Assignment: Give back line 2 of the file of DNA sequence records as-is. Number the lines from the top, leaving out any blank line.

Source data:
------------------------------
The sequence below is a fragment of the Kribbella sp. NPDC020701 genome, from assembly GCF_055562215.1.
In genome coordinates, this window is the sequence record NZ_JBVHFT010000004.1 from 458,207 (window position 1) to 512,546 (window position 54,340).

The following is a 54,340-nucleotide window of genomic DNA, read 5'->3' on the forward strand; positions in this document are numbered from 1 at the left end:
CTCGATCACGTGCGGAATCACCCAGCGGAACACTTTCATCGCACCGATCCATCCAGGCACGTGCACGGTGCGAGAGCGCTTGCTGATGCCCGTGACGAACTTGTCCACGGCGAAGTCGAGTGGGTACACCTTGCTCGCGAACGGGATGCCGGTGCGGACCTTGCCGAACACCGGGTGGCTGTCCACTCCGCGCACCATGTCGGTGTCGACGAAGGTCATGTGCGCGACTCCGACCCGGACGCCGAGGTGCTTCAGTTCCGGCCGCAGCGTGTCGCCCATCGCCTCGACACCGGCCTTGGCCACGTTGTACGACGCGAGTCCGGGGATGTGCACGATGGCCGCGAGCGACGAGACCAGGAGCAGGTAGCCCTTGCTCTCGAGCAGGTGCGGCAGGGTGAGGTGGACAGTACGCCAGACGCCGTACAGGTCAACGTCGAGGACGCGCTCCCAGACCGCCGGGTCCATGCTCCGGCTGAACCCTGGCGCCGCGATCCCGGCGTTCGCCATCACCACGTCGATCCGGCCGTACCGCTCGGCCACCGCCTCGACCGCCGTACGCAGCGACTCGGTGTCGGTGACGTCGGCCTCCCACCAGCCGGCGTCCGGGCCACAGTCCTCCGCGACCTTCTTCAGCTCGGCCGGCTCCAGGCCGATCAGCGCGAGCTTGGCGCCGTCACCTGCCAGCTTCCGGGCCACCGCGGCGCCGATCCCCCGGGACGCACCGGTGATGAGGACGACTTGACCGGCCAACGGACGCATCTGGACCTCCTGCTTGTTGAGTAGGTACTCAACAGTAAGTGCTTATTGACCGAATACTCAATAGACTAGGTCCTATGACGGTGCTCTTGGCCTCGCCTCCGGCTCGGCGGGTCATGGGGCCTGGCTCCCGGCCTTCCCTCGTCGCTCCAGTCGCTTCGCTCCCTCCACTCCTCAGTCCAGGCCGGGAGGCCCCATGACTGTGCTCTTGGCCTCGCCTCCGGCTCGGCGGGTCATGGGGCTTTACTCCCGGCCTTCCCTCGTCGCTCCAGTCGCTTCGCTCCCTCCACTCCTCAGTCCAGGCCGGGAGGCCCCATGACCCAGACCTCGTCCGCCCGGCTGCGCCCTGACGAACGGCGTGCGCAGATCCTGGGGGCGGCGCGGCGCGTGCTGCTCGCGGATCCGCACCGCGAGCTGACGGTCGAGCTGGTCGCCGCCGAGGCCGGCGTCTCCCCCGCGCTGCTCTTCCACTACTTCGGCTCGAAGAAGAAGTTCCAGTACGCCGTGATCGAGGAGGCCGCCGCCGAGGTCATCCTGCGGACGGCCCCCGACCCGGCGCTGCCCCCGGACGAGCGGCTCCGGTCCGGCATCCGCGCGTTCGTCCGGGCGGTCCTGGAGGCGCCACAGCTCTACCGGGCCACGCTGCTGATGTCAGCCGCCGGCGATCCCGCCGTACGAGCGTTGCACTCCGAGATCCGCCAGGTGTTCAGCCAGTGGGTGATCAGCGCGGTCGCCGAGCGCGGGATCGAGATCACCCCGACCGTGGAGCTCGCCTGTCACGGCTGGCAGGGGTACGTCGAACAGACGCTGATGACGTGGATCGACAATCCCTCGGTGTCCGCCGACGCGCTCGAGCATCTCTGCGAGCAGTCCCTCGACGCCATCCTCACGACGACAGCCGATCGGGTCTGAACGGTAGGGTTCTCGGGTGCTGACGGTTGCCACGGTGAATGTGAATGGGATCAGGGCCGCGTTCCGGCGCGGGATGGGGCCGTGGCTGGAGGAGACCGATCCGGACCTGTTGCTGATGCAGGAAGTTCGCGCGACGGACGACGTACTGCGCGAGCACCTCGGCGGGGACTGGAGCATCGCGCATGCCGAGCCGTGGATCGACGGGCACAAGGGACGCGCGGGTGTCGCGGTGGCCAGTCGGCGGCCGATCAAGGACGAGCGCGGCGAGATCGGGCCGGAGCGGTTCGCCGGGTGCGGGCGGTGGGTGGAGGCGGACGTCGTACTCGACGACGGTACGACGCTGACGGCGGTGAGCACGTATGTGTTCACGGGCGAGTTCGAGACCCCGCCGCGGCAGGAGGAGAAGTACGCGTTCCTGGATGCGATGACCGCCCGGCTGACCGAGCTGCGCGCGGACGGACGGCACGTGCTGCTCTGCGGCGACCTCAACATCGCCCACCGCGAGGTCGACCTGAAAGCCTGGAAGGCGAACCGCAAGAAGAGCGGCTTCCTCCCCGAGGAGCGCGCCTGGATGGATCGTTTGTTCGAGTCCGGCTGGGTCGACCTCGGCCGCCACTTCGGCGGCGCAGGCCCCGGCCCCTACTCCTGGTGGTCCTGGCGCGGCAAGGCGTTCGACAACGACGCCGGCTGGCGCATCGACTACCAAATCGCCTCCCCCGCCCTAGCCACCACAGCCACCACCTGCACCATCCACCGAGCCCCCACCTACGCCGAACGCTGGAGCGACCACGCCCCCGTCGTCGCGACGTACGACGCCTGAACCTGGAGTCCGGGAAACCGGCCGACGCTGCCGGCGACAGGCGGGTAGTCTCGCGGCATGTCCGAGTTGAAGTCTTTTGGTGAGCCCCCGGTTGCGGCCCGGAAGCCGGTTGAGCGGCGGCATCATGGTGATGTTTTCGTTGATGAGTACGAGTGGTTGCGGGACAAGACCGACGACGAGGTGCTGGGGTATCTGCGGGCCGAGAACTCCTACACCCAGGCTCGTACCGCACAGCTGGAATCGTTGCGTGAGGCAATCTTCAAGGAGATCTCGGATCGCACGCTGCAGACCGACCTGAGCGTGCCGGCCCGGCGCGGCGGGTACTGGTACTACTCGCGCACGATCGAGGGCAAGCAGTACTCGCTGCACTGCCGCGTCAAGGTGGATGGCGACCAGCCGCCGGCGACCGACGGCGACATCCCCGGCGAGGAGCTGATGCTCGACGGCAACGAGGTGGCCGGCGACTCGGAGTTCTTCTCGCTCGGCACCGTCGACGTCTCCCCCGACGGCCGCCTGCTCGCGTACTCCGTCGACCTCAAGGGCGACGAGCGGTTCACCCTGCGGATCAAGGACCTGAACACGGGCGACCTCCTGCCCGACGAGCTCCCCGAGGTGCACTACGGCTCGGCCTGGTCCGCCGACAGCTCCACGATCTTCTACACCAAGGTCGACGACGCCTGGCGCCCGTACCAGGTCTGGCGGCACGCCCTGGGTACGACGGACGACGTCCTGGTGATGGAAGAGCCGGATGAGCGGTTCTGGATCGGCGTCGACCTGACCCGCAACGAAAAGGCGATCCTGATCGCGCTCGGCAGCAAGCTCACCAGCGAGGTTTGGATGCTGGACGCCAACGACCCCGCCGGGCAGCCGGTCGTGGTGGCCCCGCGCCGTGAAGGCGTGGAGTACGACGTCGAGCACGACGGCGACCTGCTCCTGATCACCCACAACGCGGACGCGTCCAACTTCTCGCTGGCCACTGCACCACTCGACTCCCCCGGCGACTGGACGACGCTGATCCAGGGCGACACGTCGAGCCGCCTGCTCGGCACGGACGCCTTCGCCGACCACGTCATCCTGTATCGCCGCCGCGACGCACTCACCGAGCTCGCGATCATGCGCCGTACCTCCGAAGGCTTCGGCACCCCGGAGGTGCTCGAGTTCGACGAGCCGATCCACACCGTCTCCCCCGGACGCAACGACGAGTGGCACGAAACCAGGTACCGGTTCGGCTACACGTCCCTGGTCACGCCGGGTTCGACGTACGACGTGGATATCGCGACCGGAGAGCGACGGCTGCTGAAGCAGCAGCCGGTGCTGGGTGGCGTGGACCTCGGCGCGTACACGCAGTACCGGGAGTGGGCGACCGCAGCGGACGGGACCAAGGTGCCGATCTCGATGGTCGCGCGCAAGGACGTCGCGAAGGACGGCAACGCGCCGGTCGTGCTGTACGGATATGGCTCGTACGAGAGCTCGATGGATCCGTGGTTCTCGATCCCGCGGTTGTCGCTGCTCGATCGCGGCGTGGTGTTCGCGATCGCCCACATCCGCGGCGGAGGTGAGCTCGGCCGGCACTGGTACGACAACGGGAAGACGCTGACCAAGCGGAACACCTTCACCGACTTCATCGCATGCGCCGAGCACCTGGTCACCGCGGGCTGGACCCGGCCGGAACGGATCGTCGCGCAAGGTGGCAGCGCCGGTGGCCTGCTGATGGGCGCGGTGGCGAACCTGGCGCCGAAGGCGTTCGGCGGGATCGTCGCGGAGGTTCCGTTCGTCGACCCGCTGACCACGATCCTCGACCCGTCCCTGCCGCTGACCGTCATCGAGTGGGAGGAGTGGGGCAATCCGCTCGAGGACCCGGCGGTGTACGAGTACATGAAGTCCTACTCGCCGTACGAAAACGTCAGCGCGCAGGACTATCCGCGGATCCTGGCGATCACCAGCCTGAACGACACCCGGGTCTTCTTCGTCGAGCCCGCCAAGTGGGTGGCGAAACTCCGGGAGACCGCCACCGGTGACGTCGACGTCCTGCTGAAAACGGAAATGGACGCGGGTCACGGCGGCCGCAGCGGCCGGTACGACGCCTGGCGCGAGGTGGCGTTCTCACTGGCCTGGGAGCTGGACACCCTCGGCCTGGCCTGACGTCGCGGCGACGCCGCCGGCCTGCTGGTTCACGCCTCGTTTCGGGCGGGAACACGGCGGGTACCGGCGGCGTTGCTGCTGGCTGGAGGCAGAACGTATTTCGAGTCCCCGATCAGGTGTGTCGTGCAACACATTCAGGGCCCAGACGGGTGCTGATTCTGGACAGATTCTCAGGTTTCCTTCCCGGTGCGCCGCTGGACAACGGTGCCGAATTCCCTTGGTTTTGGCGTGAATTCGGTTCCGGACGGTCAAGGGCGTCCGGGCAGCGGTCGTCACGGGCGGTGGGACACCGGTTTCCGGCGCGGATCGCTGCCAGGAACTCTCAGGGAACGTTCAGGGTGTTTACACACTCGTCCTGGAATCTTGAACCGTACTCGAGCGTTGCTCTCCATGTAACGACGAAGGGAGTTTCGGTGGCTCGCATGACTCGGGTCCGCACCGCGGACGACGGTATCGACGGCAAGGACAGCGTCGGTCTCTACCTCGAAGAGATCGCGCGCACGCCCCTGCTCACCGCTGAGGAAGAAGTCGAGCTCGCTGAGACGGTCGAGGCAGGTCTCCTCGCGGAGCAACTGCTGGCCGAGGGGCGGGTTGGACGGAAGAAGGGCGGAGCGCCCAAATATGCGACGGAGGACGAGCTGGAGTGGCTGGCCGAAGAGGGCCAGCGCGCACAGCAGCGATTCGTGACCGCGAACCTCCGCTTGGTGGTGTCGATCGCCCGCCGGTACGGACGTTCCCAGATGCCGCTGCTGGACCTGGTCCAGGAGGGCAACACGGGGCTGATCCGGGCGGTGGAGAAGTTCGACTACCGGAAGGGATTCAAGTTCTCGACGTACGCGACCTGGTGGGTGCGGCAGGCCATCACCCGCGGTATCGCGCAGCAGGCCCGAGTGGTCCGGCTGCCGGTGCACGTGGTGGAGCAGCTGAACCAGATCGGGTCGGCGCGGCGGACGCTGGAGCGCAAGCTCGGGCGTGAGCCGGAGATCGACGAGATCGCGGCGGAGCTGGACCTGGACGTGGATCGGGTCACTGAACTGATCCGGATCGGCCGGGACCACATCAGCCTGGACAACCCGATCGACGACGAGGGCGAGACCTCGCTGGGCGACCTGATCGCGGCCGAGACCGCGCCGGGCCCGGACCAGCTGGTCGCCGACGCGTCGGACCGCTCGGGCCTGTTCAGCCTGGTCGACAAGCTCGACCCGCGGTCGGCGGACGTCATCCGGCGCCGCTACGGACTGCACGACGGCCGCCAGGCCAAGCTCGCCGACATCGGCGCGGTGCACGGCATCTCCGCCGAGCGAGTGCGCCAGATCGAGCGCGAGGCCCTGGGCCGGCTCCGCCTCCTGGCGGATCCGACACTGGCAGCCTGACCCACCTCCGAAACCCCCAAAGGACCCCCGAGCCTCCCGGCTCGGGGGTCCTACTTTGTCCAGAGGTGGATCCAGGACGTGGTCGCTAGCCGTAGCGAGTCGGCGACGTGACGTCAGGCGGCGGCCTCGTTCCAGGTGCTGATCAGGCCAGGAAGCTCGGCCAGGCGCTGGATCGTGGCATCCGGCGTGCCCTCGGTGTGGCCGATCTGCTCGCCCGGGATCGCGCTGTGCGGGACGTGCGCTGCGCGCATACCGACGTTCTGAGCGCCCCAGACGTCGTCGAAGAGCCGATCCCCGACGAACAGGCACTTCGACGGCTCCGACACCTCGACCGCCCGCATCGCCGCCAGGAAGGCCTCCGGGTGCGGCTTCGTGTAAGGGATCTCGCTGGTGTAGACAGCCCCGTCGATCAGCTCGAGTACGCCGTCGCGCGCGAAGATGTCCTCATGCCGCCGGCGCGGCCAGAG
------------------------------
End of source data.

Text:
In genome coordinates, this window is the sequence record NZ_JBVHFT010000004.1 from 458,207 (window position 1) to 512,546 (window position 54,340).